In search of the ruins of Whalley Abbey. When Henry VII ordered the dissolution of the Monasteries and kicked out the Cistercian Brothers, he could hardly have imagined cyclists visiting the cafe there.
You reach Whalley from Saddleworth by riding through Milnrow and Todmorden. The way to Padiham then follows the Cliviger Gorge which has the rare distinction of having the River Calder appear to flow up one side and down the other. In fact, there are two entirely different rivers with the same name; the Lancashire Calder flowing out through Todmorden to the Humber Estuary on the east coast, while the Lancashire Calder flows through Whalley to the Ribble estuary on the west coast.
The return is through York, but not that one; there's another one in Lancashire. On a clear day you can catch a glimpse of Blackpool Tower. From Rishworth you use the towpath of the Leeds and Liverpool which lets you avoid an awkward motorway junction. Then you avoid Accrington by using the former railway track to Haslingden.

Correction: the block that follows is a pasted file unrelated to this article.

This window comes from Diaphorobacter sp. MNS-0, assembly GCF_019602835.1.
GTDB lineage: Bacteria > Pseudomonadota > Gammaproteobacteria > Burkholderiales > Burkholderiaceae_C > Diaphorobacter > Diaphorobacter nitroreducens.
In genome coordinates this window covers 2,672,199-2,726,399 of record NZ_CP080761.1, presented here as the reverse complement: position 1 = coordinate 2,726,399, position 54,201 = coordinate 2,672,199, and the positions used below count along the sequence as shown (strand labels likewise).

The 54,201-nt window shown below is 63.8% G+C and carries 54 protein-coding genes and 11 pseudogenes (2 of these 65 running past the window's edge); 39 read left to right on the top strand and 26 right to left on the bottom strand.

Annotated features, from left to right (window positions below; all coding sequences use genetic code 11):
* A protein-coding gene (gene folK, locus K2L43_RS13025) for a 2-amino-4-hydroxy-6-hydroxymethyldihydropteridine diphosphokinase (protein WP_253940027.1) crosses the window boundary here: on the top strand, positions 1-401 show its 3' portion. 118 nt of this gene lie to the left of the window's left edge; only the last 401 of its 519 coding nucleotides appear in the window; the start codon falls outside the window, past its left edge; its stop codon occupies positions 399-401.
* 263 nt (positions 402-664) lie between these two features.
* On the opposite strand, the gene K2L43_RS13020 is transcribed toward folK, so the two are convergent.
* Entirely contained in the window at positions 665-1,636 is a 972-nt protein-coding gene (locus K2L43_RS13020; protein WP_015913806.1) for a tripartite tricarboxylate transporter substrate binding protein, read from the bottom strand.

The local cyclists refer to this climb as Meat Pie Mountain, but vegetarians can think of it as Cheese and Onion Pie Mountain if they wish.
The ride then climbs past Owd Betts on the way through Rochdale and Shaw.
Gateway into Whalley Abbey
The start is in Uppermill, Saddleworth. If you drive here, it's handy for M62 junction 22 and there is free all-day parking at the car park by the leisure centre. If arriving by train, Greenfield Station has connections to Manchester and Leeds. TransPennine Trains allow a limited number of bikes on trains which they insist must be pre-booked, a policy ruthlessly observed.
☕ Some Useful Café Suggestions:
53km: Whalley, Cafe at the Abbey 108km: Uppermill, Many cafes, including Abaco and Cellar Pot